'Therefore all those in this condition ought to conceive a heart, loathing lust; putting away and loathing this condition, then they shall receive no more pain; . 1656

'Though born in a state with or without an external form, the certainty of future change is the root of sorrow; for so long as there is no perfect cessation of personal being, there can be, certainly, no absence of personal desire; . 1657

'Beholding, in this way, the character of the three worlds, their inconstancy and unreality, the presence of ever-consuming pain, how can the wise man seek enjoyment therein? . 1658

'When a tree is burning with fierce flames how

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can the birds congregate therein? The wise man, who is regarded as an enlightened sage, without this knowledge is ignorant; . 1659

'Having this knowledge, then true wisdom dawns; without it, there is no enlightenment. To get this wisdom is the one aim, to neglect it is the mistake of life. 1660.

'All the teaching of the schools should be centred here; without it is no true reason. To recount this excellent system is not for those who dwell in family connection; . 1661

'Nor is it, on that account, not to be said 1, for religion concerns a man individually [is a private affair]. Burned up with sorrow, by entering the cool stream, all may obtain relief and ease; . 1662

'The light of a lamp in a dark room lights up equally objects of all colours, so is it with those who devote themselves to religion,--there is no distinction between the professed disciple and the unlearned (common). . 1663

'Sometimes the mountain-dweller (i.e. the religious hermit) falls into ruin, sometimes the humble householder mounts up to be a Rishi; the want of faith (doubt) is the engulfing sea, the presence of disorderly belief is the rolling flood, . 1664

'The tide of lust carries away the world; involved in its eddies there is no escape; wisdom is the handy boat, reflection is the hold-fast. . 1665

'The drum-call of religion (expedients), the barrier (dam) of thought, these alone can rescue from

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the sea of ignorance.' At this time the king sincerely attentive to the words of the All-wise 1, . 1666

Conceived a distaste for the world's glitter and was dissatisfied with the pleasures of royalty, even as one avoids a drunken elephant, or returns to right reason after a debauch. . 1667

Then all the heretical teachers, seeing that the king was well affected to Buddha, besought the king (mahârâga), with one voice, to call on Buddha to exhibit 2 his miraculous gifts. . 1668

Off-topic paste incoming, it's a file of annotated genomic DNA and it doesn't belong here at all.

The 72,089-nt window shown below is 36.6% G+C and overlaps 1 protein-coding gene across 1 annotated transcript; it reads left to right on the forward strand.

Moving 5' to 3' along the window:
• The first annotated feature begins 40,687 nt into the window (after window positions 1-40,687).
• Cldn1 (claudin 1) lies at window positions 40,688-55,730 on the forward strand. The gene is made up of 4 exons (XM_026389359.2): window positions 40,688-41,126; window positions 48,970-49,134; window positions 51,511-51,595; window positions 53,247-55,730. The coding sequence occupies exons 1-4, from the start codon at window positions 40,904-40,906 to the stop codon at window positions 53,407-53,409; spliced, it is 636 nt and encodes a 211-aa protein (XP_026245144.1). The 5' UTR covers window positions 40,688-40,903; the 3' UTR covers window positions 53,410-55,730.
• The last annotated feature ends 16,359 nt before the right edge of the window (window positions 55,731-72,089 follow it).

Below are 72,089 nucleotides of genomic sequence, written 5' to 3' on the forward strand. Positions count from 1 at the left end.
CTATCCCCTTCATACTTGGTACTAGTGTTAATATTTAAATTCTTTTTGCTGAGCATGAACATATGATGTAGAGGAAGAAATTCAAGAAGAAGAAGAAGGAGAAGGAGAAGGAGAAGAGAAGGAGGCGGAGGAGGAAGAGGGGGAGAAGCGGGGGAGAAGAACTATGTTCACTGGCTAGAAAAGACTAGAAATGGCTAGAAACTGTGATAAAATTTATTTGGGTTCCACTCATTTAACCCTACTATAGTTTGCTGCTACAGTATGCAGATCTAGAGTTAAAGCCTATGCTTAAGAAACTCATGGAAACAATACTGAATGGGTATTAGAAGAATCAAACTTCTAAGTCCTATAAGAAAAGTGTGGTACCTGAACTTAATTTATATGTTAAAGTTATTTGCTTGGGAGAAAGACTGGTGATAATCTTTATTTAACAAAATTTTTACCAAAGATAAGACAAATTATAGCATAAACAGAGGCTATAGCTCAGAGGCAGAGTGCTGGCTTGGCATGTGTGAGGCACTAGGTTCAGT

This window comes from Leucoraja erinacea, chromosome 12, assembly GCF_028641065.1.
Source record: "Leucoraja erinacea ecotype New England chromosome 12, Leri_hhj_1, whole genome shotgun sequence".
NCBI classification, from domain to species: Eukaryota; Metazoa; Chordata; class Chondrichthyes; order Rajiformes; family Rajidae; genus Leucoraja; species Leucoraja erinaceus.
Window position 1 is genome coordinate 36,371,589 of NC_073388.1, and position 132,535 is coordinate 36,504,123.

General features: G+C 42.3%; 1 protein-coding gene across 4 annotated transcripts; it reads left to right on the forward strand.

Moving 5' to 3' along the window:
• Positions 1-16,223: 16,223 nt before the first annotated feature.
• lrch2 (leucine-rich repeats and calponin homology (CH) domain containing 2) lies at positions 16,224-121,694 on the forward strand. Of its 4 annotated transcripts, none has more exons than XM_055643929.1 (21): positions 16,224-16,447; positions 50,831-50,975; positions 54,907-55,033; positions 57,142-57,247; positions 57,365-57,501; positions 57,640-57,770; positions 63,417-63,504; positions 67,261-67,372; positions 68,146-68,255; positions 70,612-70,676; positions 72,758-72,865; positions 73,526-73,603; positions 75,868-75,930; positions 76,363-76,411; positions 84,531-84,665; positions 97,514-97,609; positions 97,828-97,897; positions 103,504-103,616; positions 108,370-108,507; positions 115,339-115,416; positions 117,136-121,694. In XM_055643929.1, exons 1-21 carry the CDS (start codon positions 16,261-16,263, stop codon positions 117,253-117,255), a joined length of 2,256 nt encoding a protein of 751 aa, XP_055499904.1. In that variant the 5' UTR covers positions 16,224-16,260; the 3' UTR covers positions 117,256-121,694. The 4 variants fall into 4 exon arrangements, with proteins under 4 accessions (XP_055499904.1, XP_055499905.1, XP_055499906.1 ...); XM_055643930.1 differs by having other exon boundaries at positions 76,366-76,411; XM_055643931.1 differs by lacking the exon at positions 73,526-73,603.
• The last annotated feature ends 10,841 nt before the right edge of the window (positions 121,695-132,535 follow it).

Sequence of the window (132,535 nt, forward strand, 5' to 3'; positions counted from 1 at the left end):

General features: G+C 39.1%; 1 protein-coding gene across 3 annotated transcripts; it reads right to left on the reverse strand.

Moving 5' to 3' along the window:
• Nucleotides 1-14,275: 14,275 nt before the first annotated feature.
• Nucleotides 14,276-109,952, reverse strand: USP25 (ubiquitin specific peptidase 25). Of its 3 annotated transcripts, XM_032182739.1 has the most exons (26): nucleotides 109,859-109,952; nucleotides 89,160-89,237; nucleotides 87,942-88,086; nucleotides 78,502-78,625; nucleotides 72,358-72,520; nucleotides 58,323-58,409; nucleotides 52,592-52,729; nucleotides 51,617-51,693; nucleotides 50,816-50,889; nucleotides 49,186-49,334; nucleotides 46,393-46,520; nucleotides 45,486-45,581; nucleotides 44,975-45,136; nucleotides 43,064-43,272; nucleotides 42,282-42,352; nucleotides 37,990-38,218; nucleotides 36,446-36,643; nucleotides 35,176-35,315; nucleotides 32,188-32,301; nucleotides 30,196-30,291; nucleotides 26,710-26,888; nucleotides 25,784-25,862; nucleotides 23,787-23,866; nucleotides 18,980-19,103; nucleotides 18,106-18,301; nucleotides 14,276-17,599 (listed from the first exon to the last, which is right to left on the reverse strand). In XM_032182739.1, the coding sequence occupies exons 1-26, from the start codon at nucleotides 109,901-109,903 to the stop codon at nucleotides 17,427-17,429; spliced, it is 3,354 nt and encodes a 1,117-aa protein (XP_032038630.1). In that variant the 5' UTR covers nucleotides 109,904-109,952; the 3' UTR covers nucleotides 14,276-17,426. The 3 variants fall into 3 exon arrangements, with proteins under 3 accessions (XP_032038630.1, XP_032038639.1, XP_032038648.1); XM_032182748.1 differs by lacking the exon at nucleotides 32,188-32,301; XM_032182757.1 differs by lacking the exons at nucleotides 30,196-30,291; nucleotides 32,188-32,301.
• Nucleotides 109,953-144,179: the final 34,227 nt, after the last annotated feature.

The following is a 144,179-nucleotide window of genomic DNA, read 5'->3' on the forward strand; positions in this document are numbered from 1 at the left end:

Then the king addressed the lord of the world: 'I pray you, grant their request!' Then Buddha silently acquiesced 3. And now all the different professors of religion, . 1669

The doctors who boasted of their spiritual power, came together in a body to where Buddha was; then he manifested before them his power of miracle; ascending up into the air, he remained seated, . 1670

Diffusing his glory as the light of the sun he shed abroad the brightness of his presence. The heretical teachers were all abashed, the people all were filled with faith. . 1671

Then for the sake of preaching to his mother, he forthwith ascended to the heaven of the thirty-three gods; and for three months dwelt in heavenly mansions 4. There he converted the occupants (Devas) of that abode, . 1672

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And having concluded his pious mission to his mother, the time of his sojourn in heaven finished, he forthwith returned, the angels accompanying him on wing 1; he travelled down a seven-gemmed ladder, . 1673

And again arrived at Gambudvîpa. Stepping down he alighted on the spot where all the Buddhas return 2, countless hosts of angels accompanied him, conveying with them their palace abodes (as a gift); . 1674

The people of Gambudvîpa with closed hands looking up with reverence, beheld him. . 1675


230:2 The expression in the original is 'having opened for conversion.'

230:3 It is not necessarily 'according to their circumstances,' but it may also be rendered 'according to circumstances,' or 'as the occasion required.'

231:1 Mount Kailâsa, the fabulous residence of Kuvera; the paradise of Siva.

231:2 In the Barahut sculpture there is a figure carrying a pitcher in the act of pouring out the water; but the figure is not kneeling.

231:3 'The four quarters,' that is, 'the world.'

231:4 'The prayer,' the 'devout incantation;' it has often been questioned whether 'prayer' is possible with Buddhists; the expression in the Chinese is the same as that used for prayer in other books; but it may of course denote sincere or earnest desire, coming from the heart.